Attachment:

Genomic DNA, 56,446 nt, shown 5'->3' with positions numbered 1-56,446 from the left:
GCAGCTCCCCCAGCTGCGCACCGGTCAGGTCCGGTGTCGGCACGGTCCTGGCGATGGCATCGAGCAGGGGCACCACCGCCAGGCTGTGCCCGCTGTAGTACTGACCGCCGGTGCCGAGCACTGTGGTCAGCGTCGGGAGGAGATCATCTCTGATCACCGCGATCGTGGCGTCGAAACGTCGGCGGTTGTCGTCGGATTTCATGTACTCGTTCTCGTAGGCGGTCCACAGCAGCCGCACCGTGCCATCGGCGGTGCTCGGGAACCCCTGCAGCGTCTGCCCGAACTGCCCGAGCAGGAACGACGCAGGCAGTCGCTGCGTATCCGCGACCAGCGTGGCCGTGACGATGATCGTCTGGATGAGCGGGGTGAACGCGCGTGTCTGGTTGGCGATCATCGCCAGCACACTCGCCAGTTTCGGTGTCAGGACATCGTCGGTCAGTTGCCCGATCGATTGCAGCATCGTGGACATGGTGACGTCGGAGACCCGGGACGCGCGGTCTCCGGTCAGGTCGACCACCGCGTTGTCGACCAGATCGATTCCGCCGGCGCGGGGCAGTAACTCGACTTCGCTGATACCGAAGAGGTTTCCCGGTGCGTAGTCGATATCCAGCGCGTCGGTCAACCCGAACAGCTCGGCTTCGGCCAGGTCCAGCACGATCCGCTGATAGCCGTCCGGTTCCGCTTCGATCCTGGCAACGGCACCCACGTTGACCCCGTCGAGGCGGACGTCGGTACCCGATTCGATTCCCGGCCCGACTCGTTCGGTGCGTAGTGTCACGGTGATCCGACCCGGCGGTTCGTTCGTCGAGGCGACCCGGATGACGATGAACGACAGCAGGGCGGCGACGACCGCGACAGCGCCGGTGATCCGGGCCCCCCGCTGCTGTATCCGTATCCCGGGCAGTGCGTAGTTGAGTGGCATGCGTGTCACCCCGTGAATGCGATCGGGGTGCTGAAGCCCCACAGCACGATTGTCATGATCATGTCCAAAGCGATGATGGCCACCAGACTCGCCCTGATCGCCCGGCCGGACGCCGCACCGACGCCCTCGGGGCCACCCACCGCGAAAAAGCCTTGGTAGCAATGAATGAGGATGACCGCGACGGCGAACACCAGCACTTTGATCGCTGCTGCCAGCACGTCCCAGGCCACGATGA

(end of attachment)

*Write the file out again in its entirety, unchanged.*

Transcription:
Genomic DNA, 56,446 nt, shown 5'->3' with positions numbered 1-56,446 from the left:
GCAGCTCCCCCAGCTGCGCACCGGTCAGGTCCGGTGTCGGCACGGTCCTGGCGATGGCATCGAGCAGGGGCACCACCGCCAGGCTGTGCCCGCTGTAGTACTGACCGCCGGTGCCGAGCACTGTGGTCAGCGTCGGGAGGAGATCATCTCTGATCACCGCGATCGTGGCGTCGAAACGTCGGCGGTTGTCGTCGGATTTCATGTACTCGTTCTCGTAGGCGGTCCACAGCAGCCGCACCGTGCCATCGGCGGTGCTCGGGAACCCCTGCAGCGTCTGCCCGAACTGCCCGAGCAGGAACGACGCAGGCAGTCGCTGCGTATCCGCGACCAGCGTGGCCGTGACGATGATCGTCTGGATGAGCGGGGTGAACGCGCGTGTCTGGTTGGCGATCATCGCCAGCACACTCGCCAGTTTCGGTGTCAGGACATCGTCGGTCAGTTGCCCGATCGATTGCAGCATCGTGGACATGGTGACGTCGGAGACCCGGGACGCGCGGTCTCCGGTCAGGTCGACCACCGCGTTGTCGACCAGATCGATTCCGCCGGCGCGGGGCAGTAACTCGACTTCGCTGATACCGAAGAGGTTTCCCGGTGCGTAGTCGATATCCAGCGCGTCGGTCAACCCGAACAGCTCGGCTTCGGCCAGGTCCAGCACGATCCGCTGATAGCCGTCCGGTTCCGCTTCGATCCTGGCAACGGCACCCACGTTGACCCCGTCGAGGCGGACGTCGGTACCCGATTCGATTCCCGGCCCGACTCGTTCGGTGCGTAGTGTCACGGTGATCCGACCCGGCGGTTCGTTCGTCGAGGCGACCCGGATGACGATGAACGACAGCAGGGCGGCGACGACCGCGACAGCGCCGGTGATCCGGGCCCCCCGCTGCTGTATCCGTATCCCGGGCAGTGCGTAGTTGAGTGGCATGCGTGTCACCCCGTGAATGCGATCGGGGTGCTGAAGCCCCACAGCACGATTGTCATGATCATGTCCAAAGCGATGATGGCCACCAGACTCGCCCTGATCGCCCGGCCGGACGCCGCACCGACGCCCTCGGGGCCACCCACCGCGAAAAAGCCTTGGTAGCAATGAATGAGGATGACCGCGACGGCGAACACCAGCACTTTGATCGCTGCTGCCAGCACGTCCCAGGCCACGATGA